If you are a landlord and take tenancy deposits there has, since 7 April 2012, been a very strict time limit.
To comply with the regulations you must protect the deposit and serve the required information on the tenant within 30 days” from the time when it is received” (Housing Act 2004 s213 as amended).
If you don’t, it’s a bit of a fatal mistake, as you will be forever non compliant with the regulations so far as that deposit is concerned.
Now you could possibly return that deposit to the tenants and take a new one. However I suspect many landlords won’t want to do that.
Plus it won’t actually take your liability away for the penalty for non compliance (which is between one or three times the deposit sum, the precise sum to be in the discretion of the Judge).
So what can you do to reduce the risk?
1. Protect the deposit
You should always do this. The whole point of the legislation is to get all deposits protected.
If the tenant makes a claim against you, the Judge will probably make an award at the lesser end of the scale if he can see that you protected as soon as you became aware of the problem.
2. Serve the prescribed information
You will not be fully compliant with the regulations until you have done this. Now some landlords may hesitate to do this, fearing to alert the tenants to the fact that they (ie the landlord) are out of time and that they (ie the tenants) have a fail safe claim.
However again, if the tenant does bring a claim, the Judge is less likely to make a high award if you have complied fully with the requirements.
Note by the way that you need to be able to prove that the information has been served. The best way to do this is to get the tenant to counter sign a copy form.
3. Serve any leaflets provided by your tenancy deposit scheme
Part of the prescribed information includes information about the scheme you are using.
The scheme administrators should normally have special leaflets you can give to your tenant which will provide this part of the information.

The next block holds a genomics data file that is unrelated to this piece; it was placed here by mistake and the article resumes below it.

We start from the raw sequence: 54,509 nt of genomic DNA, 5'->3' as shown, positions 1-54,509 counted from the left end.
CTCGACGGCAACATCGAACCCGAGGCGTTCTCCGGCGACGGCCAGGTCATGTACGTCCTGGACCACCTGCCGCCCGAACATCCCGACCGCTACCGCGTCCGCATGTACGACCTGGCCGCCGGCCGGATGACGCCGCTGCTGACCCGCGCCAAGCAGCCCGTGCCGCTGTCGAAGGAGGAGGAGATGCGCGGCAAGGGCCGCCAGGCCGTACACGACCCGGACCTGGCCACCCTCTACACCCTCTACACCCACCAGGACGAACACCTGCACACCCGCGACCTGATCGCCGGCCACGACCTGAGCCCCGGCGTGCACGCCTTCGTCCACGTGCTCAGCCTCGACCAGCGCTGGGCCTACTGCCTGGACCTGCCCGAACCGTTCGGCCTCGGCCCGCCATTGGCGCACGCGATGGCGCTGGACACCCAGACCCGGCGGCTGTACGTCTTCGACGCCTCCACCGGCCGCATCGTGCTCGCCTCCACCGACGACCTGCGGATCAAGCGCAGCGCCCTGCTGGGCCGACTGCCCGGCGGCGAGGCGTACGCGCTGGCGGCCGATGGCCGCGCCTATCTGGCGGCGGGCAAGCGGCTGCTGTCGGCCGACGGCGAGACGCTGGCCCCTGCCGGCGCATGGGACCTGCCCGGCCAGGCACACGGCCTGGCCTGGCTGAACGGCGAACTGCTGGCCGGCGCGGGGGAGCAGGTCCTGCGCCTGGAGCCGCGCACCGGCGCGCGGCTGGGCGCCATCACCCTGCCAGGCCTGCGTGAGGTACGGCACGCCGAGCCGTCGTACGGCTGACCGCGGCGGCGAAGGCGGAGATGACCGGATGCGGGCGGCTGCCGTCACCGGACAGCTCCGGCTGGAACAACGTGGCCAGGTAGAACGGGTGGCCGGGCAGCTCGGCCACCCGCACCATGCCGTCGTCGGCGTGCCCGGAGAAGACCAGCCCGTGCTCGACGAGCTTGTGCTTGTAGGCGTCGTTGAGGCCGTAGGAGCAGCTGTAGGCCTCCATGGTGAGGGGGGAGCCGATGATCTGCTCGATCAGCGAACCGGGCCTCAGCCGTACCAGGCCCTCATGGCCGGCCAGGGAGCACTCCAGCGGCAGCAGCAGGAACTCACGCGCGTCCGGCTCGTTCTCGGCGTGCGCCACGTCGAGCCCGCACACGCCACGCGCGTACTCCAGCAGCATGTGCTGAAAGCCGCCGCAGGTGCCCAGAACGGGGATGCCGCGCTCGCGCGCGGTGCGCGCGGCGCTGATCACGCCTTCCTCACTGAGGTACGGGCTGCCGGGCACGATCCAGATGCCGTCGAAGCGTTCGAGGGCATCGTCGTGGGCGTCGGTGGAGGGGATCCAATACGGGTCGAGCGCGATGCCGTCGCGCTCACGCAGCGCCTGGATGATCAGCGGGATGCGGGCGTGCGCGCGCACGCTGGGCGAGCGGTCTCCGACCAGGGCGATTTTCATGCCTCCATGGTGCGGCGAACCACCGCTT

4. Don’t antagonise the tenant by making deductions
Generally all tenants want is to have their deposit refunded to them promptly at the end of the tenancy. It is only when this is not forthcoming that they start investigating their rights.
Generally it is at this stage that they will find out that their landlord is non compliant, and start thinking about making a claim for the penalty.
If you return their deposit, and don’t do anything to annoy them, hopefully they will never find out.
5. Get insurance or keep a reserve fund
Now I don’t actually know if obtaining insurance is possible, and it would be helpful if any insurance companies who provide such a service could confirm this by leaving a comment.
However they say that anything can be insured if the premium is sufficient, so it must be possible to obtain insurance against the possibility that a claim will be made against you.
Full disclosure would be required to the insurance company, and I imagine that they would want you to comply with the regulations as a condition of setting up the policy.
Alternatively, if you can’t get insurance, I would advise keeping a reserve fund just in case. You will need to have it available for the next six years.
For a step by step guide which looks at what you need to do, for example if you need to serve a section 21 notice, click here.